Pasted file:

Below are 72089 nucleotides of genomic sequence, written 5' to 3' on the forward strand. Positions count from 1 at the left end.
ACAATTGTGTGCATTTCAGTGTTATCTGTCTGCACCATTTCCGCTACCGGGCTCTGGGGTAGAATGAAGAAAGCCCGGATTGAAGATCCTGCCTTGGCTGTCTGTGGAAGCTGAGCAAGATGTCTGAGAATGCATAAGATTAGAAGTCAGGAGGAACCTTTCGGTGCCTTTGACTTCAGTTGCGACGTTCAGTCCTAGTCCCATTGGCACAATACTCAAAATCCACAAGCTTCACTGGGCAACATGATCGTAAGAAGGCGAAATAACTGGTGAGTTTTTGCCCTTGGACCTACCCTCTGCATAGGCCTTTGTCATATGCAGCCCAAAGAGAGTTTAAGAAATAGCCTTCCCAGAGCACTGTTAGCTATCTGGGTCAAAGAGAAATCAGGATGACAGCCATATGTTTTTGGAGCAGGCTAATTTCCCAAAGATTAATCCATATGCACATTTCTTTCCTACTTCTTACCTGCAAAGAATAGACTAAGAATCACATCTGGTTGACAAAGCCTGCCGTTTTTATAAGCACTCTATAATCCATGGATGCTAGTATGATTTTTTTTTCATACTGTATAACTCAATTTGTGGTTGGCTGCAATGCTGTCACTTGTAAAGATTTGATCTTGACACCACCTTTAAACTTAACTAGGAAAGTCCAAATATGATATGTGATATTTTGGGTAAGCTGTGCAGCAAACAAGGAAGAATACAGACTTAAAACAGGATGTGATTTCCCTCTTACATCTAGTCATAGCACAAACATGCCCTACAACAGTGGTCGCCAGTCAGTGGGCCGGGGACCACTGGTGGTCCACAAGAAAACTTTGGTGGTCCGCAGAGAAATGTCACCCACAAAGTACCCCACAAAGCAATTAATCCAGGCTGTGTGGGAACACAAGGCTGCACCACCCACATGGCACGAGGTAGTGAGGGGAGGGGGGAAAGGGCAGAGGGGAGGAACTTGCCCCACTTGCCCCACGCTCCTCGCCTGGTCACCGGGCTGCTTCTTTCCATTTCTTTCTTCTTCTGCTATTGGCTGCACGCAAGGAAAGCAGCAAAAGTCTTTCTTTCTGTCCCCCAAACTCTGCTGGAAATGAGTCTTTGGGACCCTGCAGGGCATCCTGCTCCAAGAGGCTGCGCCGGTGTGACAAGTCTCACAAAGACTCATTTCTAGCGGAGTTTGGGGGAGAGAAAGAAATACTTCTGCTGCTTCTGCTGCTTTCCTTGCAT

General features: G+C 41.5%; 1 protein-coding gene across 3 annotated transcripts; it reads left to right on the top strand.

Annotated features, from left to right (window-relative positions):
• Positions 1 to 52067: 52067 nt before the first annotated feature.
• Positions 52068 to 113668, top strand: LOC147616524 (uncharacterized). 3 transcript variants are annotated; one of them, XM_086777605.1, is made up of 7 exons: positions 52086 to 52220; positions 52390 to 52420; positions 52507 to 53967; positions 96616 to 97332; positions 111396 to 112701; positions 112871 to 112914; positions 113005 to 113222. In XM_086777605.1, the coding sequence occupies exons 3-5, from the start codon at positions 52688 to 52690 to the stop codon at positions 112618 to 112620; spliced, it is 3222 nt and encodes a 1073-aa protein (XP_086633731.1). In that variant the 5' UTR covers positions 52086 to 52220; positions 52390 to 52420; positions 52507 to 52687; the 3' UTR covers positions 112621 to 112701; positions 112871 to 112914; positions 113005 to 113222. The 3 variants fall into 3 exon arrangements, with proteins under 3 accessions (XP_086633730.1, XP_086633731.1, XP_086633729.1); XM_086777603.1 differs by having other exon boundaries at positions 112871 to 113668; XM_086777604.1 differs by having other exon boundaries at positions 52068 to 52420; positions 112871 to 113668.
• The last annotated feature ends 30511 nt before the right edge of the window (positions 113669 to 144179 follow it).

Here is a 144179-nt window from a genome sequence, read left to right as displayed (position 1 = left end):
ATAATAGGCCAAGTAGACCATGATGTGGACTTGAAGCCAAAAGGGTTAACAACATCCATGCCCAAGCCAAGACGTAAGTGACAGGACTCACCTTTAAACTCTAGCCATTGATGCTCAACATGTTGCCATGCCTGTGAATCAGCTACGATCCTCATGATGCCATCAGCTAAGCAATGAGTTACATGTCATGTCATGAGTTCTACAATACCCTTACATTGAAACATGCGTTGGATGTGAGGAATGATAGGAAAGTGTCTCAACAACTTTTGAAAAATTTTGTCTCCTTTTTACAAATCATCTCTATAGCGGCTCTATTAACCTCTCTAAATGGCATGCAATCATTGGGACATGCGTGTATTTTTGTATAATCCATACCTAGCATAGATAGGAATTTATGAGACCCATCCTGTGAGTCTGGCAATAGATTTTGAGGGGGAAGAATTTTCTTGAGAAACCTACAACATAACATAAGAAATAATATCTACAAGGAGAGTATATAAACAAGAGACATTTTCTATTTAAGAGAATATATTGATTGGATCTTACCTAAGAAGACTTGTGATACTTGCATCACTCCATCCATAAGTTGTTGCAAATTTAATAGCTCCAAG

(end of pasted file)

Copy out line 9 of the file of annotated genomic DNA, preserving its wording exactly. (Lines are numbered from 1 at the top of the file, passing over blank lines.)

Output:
ATAATAGGCCAAGTAGACCATGATGTGGACTTGAAGCCAAAAGGGTTAACAACATCCATGCCCAAGCCAAGACGTAAGTGACAGGACTCACCTTTAAACTCTAGCCATTGATGCTCAACATGTTGCCATGCCTGTGAATCAGCTACGATCCTCATGATGCCATCAGCTAAGCAATGAGTTACATGTCATGTCATGAGTTCTACAATACCCTTACATTGAAACATGCGTTGGATGTGAGGAATGATAGGAAAGTGTCTCAACAACTTTTGAAAAATTTTGTCTCCTTTTTACAAATCATCTCTATAGCGGCTCTATTAACCTCTCTAAATGGCATGCAATCATTGGGACATGCGTGTATTTTTGTATAATCCATACCTAGCATAGATAGGAATTTATGAGACCCATCCTGTGAGTCTGGCAATAGATTTTGAGGGGGAAGAATTTTCTTGAGAAACCTACAACATAACATAAGAAATAATATCTACAAGGAGAGTATATAAACAAGAGACATTTTCTATTTAAGAGAATATATTGATTGGATCTTACCTAAGAAGACTTGTGATACTTGCATCACTCCATCCATAAGTTGTTGCAAATTTAATAGCTCCAAG